Woman launches lawsuit linked to talcum-based Baby Powder

Studies suggest talcum powder is linked to a higher risk of ovarian cancer

A woman is seeking to gain class-action status for her lawsuit against talcum Baby Powder maker Johnson & Johnson, according to Injury Lawyer News. The lawsuit claims the Baby Powder maker ignored evidence that the talcum powder posed a significant risk of ovarian cancer to women. The lawsuit comes on the heels of other lawsuits launched against the company after research showed a 20 to 30 percent increase in the risk of ovarian cancer in women who used the product.

"Deceptive and fraudulent practices"

The complaint was filed in the U.S. District Court for the Southern District of Illinois and seeks to represent all users of Johnson's Baby Powder in the state. The lawsuit alleges that the company knew for thirty years that Baby Powder could cause health problems in women but that the manufacturer continued to market the product as safe.

The woman claims her lawsuit is about more than just seeking compensation; rather, she wants to make sure women are protected from the potential hazards of talcum powder. The lawsuit claims that it wants to stop Johnson & Johnson from engaging in "deceptive and fraudulent commercial practices."

Lawsuits mount

This latest lawsuit comes on the heels of other lawsuits launched against the Baby Powder maker in recent months. As Fox 32 News recently reported, in October a South Dakota jury found Johnson & Johnson negligent for not properly informing its customers of the increased risk of ovarian cancer associated with its product. Since that verdict, various other class-action lawsuits have been filed against Johnson & Johnson, many of which could lead to the company paying substantial settlements.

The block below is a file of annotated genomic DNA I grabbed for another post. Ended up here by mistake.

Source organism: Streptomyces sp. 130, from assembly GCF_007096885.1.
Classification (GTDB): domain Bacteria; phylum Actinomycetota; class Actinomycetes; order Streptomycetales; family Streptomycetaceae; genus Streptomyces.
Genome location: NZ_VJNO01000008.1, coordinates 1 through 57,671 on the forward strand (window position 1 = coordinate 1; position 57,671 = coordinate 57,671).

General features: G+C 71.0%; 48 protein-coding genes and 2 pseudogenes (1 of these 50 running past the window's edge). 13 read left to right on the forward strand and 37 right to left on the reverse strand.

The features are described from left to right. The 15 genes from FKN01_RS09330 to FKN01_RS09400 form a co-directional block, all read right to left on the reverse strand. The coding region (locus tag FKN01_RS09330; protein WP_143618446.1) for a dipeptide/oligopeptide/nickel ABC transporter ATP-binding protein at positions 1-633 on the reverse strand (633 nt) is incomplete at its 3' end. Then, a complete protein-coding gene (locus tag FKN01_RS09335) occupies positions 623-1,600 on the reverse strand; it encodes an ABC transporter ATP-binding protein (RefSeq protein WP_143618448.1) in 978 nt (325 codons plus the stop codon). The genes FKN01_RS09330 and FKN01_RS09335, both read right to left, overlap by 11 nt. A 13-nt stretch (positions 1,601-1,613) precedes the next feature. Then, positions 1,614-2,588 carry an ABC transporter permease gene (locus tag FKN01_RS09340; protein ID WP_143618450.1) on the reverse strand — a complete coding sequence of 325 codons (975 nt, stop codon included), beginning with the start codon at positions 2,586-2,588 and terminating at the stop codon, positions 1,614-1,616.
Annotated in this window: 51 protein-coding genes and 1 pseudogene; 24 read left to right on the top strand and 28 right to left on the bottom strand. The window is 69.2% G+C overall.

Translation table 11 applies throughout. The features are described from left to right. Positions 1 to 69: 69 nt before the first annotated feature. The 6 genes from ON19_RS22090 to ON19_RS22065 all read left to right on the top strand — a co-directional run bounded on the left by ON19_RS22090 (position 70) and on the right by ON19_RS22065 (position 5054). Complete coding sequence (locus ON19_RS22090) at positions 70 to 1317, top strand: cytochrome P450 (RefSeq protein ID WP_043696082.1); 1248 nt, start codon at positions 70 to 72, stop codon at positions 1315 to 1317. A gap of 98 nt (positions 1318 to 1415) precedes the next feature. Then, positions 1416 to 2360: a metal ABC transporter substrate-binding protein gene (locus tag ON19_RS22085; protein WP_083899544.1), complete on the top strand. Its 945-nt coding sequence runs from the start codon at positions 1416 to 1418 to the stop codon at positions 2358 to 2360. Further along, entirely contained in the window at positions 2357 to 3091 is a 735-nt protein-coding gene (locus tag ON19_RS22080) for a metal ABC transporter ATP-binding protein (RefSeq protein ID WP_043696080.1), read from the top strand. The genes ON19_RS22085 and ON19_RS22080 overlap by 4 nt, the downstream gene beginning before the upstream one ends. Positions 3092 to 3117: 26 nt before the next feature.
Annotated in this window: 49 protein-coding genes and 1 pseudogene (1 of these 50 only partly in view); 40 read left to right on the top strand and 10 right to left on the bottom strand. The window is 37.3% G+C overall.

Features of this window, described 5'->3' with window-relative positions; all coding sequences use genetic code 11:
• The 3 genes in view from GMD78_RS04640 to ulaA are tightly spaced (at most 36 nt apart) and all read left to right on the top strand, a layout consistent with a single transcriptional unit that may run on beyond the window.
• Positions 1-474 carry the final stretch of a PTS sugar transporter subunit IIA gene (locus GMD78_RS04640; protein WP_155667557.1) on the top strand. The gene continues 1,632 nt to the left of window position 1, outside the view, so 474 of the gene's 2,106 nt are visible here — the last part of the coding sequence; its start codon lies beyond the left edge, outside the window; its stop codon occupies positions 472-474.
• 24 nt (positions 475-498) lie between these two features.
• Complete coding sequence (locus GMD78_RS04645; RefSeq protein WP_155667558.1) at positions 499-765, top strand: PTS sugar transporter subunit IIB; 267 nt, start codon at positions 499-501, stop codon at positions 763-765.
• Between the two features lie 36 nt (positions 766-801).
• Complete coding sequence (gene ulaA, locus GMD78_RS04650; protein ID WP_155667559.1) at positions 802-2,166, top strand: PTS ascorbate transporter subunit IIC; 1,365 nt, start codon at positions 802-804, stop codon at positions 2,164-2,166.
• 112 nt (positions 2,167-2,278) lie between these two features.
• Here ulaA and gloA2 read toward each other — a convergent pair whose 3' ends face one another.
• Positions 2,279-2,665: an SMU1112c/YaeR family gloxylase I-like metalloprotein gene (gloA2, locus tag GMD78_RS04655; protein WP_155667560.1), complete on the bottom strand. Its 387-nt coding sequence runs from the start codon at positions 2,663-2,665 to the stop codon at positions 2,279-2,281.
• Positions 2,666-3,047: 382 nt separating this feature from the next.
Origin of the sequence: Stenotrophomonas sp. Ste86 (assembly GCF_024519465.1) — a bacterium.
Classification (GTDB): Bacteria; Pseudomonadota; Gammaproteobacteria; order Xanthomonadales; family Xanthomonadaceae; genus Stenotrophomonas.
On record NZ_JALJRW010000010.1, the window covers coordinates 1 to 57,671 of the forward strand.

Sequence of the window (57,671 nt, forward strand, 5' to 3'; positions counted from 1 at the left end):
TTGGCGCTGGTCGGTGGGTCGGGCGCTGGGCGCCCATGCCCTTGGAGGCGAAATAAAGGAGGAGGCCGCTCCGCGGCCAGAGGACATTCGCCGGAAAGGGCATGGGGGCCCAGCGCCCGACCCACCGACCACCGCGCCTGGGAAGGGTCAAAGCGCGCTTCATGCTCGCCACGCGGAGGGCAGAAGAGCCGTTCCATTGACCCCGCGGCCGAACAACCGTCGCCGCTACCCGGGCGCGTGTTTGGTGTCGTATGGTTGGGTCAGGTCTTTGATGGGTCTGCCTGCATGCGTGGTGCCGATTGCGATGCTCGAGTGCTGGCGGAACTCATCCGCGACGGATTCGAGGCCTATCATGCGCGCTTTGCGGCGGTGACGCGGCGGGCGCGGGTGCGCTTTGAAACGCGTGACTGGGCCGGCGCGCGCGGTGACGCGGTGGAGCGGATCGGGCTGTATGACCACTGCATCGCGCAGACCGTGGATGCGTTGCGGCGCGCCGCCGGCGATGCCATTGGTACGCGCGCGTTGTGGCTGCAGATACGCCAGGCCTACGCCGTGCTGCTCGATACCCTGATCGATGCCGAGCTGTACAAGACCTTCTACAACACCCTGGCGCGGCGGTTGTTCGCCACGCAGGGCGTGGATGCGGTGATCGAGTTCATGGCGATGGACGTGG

Additionally, a study in the journal Cancer Prevention Research found that women who used talcum were 20 to 30 percent more likely to develop ovarian cancer. Meanwhile, the International Agency for Research on Cancer recommends women use cornstarch-based products as a substitute since they describe talc powder as a "possible carcinogen."

Product liability lawsuits

As the above case shows, manufacturers who fail to heed evidence on the risk posed by their products can put consumers at significant risk. Unfortunately, in many cases, companies choose to put profits before the health and safety of their customers.

Anybody who may be the victim of a defective product or deceptive marketing should contact a personal injury lawyer as soon as possible. Product liability lawsuits, especially since they are often launched against companies with vast financial and legal resources, are often complex and long lasting. With proper legal advice, victims of a defective product will have the best chance of holding a negligent manufacturer accountable for its actions.